Young Russian Musicians Struggle Under Government Scrutiny A new generation of Russians born after the collapse of the Soviet Union is coming of age and rebelling against the rules of the Putin regime through music.
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Young Russian Musicians Struggle Under Government Scrutiny

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Young Russian Musicians Struggle Under Government Scrutiny

Young Russian Musicians Struggle Under Government Scrutiny

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DAVID GREENE, HOST:

Back in the days of the Soviet Union, the government tried to control everything from the way young people dressed to the kind of music they listened to. Well, now a generation is coming of age that was born after the collapse of the communist system. And young Russians are rebelling against the rules and regulations of the Putin regime through rap music. Here's NPR's Lucian Kim from Moscow.

LUCIAN KIM, BYLINE: At the end of November, Dmitry Kuznetsov, a 25-year-old rapper known as Husky, made headlines when authorities stopped him from performing in the southern Russian city of Krasnodar.

UNIDENTIFIED GROUP: (Rapping in Russian).

KIM: Husky jumped onto a parked car outside the club and started rapping with fans before being hauled off by policemen. In his latest track, "Poem About The Motherland" (ph), he raps about the hardships in his gritty hometown in eastern Siberia.

(SOUNDBITE OF SONG, "A POEM ABOUT THE MOTHERLAND")

HUSKY: (Rapping in Russian).

KIM: Husky's arrest set off a wave of protests by Russian musicians. But it also sparked even more concert bans across the country. The electronic music duo IC3PEAK, who jokingly call their work audiovisual terror, were detained by police at the Novosibirsk train station, causing them to miss a scheduled gig. Their troubles began after they posted a macabre video on YouTube called "Death No More."

(SOUNDBITE OF SONG, "DEATH NO MORE")

IC3PEAK: (Singing in Russian).

KIM: In the video, lead singer Anastasiya Kreslina describes setting herself on fire in front of the Russian government building and sings that her blood is purer than the purest drugs.

ANASTASIYA KRESLINA: (Through interpreter) It's a descriptive video. We're not revealing anything new in it. We're just saying out loud the things that people would like to say but are afraid to. We're describing the state of mind of a person of our generation, who really has nothing to look forward to and can't expect any changes.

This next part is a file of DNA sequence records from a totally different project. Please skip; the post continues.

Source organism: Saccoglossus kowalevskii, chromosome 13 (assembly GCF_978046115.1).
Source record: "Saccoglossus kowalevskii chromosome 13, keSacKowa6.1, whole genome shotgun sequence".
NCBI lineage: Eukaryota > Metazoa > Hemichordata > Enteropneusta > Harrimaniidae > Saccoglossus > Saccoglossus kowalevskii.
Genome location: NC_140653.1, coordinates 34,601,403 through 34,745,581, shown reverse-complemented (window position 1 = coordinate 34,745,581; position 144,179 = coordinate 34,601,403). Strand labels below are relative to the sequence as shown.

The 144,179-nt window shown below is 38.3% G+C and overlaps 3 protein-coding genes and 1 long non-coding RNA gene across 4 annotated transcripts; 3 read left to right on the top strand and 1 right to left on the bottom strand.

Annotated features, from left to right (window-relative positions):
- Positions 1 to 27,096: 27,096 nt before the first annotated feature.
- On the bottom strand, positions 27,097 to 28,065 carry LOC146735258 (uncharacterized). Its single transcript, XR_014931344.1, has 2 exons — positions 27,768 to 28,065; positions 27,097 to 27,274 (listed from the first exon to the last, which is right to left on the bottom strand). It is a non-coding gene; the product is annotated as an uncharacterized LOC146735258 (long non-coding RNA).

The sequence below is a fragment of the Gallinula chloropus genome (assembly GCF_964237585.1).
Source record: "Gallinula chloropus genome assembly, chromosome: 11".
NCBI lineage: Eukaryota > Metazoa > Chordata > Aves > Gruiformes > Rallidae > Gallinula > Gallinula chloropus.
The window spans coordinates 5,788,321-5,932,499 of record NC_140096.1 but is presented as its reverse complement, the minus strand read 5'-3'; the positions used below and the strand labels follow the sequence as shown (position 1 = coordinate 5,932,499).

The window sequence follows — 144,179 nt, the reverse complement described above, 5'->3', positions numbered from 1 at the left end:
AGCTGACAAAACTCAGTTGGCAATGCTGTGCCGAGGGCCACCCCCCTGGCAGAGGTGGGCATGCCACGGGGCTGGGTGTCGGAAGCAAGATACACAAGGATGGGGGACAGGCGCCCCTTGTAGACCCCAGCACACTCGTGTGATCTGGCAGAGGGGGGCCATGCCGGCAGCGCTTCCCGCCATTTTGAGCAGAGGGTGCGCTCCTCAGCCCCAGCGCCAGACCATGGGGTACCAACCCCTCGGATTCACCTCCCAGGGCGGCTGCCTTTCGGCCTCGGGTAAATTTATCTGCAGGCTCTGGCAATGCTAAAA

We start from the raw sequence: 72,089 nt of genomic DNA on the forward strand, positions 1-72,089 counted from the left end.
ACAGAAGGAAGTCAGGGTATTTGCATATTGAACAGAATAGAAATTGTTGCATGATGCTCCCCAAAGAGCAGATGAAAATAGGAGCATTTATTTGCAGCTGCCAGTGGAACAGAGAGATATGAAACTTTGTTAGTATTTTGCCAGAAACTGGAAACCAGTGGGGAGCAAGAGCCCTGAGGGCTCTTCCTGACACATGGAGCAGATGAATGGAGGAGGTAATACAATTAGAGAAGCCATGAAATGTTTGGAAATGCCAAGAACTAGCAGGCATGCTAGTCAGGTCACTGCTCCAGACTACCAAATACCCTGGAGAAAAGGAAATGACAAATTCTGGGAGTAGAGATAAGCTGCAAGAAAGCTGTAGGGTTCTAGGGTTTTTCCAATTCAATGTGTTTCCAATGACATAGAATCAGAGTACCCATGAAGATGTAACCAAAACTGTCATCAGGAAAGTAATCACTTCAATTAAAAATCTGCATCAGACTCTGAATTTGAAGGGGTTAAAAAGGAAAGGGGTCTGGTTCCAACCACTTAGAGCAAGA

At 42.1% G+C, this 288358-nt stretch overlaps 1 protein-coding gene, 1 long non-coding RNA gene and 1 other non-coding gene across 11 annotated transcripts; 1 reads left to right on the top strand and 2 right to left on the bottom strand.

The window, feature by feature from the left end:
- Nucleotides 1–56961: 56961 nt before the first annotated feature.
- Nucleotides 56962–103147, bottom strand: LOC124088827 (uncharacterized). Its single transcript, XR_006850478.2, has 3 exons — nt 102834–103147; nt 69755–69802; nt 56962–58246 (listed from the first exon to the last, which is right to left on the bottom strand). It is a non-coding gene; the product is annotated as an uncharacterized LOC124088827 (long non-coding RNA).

KIM: Kreslina and her partner Nikolai Kostylev are both in their mid 20s. Kostylev says that young people who may not have cared about politics before are now paying attention because their music is being targeted. And what connects young people everywhere, he says, is the Internet.

NIKOLAI KOSTYLEV: (Through interpreter) Everyone watches Youtube, listens to the same American rappers and follows the same TV shows. We have a lot in common with people our age around the world. I'm more like some guy my age in Mexico than my neighbor who's two generations older.

KIM: Kostylev might as well be speaking about President Putin, who's 66 years old. The uproar over the banned concerts was so loud, it even reached Putin's attention during a meeting with cultural figures.

KOSTYLEV: (Speaking Russian).

KIM: "Putin said rap rests on three pillars - sex, drugs and protest." He said simply banning concerts would be counterproductive but added that the government's job is to lead and guide youth culture. It wasn't long before a video appeared on YouTube sampling Putin's words into a rap of its own.

(SOUNDBITE OF MUSIC)

PRESIDENT VLADIMIR PUTIN: (Rapping in Russian).

KIM: Sociologist Yelena Omelchenko says young people in Russia's large cities are already culturally oriented toward Western Europe and follow global trends.

YELENA OMELCHENKO: (Speaking Russian).

KIM: Omelchenko says communication between the government and young people has broken down because they live in two parallel worlds. She says the authorities are still molded by the Soviet impulse to regulate but that their attempts are bound to fail since Russia's youth culture is diverse and very hard to control. Nikolai Kostylev of the group IC3PEAK can confirm that.

KOSTYLEV: (Speaking Russian).

KIM: He says even though half the concerts were cancelled on their last tour, they returned home with new inspiration. Their fans, he says, really want to make a change for the better in Russia. Lucian Kim, NPR News, Moscow.

(SOUNDBITE OF SONG, "A POEM ABOUT THE MOTHERLAND")

HUSKY: (Rapping in Russian).

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